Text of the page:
The problem was, Lindros did not want to play in Quebec. The negatives were the province of Quebec's oppressive tax structure, its separatist leanings and Quebec City's small market. Lindros also seemed put off by the Nordiques' ownership. "I just don't sense any of that...burning desire to win in the Nordiques' organization," Lindros wrote in a new edition of Fire on Ice, published last year, the most, um, premature sports autobiography since Nails by Lenny Dykstra. "I think there was a strategy to make it look like it was the people of Quebec I was rejecting, when in fact it was the Nordiques' management."
Not to contradict a legend in the making, but if Quebec has as little desire to win as Lindros suggests, why did it offer him a 10-year, $50 million deal, which he rejected? No, the Nordiques want to win as much as the next team. They just didn't want to win in 1990-91, when they dressed 54 different players and made a couple of highly dubious deals in order to secure a spot in the cellar of the Adams Division. The Pittsburgh Penguins were accused of doing the same thing the year that Lemieux was entering the draft. If the NHL were to adopt a lottery draft system similar to the NBA's, the unseemly practice of teams trying to lose and then being rewarded for it would come to an end. But if the NHL were to adopt a lottery system, it would be a sign that there is intelligent life in the league offices. To date, there have been no detectable traces of that.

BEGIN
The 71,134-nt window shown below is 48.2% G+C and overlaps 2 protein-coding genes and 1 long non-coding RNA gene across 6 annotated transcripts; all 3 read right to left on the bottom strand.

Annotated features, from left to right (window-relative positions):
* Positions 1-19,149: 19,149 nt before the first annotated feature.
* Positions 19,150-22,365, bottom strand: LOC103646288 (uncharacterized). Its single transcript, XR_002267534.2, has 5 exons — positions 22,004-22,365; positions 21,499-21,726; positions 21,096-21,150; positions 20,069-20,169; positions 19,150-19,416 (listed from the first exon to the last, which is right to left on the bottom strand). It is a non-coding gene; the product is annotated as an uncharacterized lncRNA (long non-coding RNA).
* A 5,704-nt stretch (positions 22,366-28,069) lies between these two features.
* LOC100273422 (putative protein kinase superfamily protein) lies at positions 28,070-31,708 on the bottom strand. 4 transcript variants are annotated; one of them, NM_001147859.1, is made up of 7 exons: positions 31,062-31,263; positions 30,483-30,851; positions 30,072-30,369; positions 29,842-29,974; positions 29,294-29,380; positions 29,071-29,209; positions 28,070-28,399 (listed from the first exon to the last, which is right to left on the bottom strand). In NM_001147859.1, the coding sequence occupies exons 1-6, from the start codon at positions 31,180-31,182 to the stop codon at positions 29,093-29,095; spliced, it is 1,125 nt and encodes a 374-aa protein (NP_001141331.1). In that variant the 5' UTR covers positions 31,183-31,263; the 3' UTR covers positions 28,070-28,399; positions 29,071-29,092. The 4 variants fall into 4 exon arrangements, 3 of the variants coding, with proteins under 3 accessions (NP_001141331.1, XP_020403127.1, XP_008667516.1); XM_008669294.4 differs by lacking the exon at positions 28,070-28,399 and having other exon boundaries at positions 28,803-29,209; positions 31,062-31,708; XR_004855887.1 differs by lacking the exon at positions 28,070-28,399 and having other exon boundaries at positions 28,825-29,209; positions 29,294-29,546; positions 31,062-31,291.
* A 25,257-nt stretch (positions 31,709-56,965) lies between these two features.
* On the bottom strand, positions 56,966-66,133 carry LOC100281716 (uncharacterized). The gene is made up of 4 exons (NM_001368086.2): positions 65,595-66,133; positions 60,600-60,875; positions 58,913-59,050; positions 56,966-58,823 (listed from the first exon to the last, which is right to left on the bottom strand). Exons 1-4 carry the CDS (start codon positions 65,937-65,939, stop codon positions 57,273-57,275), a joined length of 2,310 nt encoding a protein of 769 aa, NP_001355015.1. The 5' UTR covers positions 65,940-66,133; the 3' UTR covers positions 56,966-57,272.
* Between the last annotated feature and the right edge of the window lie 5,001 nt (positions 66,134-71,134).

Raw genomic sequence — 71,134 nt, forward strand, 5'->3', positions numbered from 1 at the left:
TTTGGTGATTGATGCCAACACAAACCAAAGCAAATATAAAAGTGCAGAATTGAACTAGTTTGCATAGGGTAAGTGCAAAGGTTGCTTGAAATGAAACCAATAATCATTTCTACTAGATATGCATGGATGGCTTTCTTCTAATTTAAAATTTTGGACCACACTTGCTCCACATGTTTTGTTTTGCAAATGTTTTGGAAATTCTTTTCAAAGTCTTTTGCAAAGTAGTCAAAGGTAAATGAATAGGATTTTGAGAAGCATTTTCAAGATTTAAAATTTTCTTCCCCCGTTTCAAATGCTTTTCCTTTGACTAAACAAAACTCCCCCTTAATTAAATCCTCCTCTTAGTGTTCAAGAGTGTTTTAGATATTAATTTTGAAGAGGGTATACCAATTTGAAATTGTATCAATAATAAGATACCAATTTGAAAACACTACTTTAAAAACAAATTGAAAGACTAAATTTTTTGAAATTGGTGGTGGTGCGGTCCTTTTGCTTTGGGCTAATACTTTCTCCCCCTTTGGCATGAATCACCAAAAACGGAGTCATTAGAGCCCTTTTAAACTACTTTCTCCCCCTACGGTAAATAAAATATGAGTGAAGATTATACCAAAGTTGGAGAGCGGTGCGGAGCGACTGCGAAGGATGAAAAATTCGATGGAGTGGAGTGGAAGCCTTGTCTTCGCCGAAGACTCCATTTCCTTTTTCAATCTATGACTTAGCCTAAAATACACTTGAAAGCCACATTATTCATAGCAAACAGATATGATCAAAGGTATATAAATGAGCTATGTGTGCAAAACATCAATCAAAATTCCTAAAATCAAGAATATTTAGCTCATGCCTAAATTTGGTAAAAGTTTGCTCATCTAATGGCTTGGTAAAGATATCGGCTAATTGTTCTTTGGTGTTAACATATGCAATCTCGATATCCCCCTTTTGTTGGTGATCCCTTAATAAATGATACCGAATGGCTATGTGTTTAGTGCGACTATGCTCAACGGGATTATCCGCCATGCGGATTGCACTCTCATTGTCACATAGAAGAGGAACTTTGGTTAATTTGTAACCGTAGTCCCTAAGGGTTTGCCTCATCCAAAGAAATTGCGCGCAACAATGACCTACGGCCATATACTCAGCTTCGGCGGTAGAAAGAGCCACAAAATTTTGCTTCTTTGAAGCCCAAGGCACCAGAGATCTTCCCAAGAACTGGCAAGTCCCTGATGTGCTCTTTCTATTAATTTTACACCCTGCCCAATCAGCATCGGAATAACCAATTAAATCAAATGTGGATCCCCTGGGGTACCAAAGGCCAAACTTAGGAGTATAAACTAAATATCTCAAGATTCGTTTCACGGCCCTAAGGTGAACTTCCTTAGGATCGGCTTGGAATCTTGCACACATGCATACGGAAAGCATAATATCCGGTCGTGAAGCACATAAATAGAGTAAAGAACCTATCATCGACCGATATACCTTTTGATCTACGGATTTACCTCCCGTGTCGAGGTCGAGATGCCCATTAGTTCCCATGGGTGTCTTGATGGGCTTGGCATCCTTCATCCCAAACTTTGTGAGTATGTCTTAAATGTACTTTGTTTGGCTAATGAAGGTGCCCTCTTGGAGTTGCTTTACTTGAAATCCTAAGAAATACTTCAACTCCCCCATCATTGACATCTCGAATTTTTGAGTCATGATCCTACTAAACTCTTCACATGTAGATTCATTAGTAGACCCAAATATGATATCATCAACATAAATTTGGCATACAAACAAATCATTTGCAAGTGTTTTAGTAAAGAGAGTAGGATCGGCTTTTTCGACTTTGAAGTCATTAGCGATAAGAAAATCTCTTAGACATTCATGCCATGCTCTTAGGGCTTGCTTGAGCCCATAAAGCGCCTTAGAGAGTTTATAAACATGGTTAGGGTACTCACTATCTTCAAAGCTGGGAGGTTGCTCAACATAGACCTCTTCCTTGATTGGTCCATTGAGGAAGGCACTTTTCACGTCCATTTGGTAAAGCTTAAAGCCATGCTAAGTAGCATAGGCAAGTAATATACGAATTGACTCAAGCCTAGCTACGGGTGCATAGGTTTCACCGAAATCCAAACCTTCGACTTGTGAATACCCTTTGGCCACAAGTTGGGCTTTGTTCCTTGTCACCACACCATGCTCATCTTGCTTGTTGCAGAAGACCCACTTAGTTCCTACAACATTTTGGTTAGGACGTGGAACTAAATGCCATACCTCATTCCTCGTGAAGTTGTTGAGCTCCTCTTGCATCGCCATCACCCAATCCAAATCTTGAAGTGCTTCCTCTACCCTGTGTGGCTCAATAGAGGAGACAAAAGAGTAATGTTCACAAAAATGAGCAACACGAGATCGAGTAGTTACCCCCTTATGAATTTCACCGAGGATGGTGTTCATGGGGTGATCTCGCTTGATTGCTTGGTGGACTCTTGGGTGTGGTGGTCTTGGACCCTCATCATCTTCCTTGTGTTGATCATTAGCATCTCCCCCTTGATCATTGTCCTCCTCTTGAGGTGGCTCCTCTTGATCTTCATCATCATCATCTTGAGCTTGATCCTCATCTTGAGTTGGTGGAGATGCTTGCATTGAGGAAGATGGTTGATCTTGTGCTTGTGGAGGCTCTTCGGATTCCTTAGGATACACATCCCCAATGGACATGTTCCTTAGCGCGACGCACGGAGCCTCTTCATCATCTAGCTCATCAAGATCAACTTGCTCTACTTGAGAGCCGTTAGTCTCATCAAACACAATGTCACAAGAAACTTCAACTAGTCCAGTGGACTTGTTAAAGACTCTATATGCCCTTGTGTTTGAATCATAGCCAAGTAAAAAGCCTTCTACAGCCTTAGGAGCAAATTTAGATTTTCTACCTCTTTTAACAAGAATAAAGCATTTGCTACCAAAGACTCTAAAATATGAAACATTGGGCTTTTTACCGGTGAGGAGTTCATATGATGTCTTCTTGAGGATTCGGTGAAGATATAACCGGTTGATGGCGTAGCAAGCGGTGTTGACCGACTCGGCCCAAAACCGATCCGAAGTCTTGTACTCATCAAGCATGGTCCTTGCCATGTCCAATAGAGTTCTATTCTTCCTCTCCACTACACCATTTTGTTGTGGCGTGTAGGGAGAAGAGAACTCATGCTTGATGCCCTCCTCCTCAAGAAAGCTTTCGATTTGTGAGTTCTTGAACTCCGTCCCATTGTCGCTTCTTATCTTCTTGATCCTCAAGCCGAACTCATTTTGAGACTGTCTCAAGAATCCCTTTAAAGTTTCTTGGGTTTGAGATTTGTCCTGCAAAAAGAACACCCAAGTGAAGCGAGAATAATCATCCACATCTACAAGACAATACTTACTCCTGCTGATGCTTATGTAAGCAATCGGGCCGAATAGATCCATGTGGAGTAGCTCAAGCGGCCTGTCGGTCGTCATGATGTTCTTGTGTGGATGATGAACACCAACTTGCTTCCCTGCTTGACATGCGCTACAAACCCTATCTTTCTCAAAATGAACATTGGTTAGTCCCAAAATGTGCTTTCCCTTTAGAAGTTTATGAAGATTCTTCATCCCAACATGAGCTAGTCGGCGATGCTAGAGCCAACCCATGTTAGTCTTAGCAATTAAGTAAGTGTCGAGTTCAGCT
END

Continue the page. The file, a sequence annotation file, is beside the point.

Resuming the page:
The Lindros mess is the most recent example of black comedy in the NHL, with Quebec's president and co-owner, Marcel Aubut, playing greedy Snidely Whiplash. After finally becoming convinced this spring that Lindros would never play for the Nordiques, Aubut sought to make the best deal that he could. Quebec would own Lindros's rights until June 1,1993, at which time Lindros could reenter the draft. But Aubut was eager to receive some compensation for Lindros and decided to take advantage of the bargaining atmosphere that surrounds the annual draft-week gathering of NHL brass. So he invited offers, which, he insisted, had to contain three elements: players, draft choices and cash.
On the night of June 19, no fewer than seven teams—the Rangers, the Flyers, the Calgary Flames, the Chicago Blackhawks, the Detroit Red Wings, the New Jersey Devils and the Toronto Maple Leafs—were said to be in the auction for Lindros's rights. Aubut went from one team to the next, dangling competing bids in front of rivals from the same division, trying to get each team to sweeten its offer.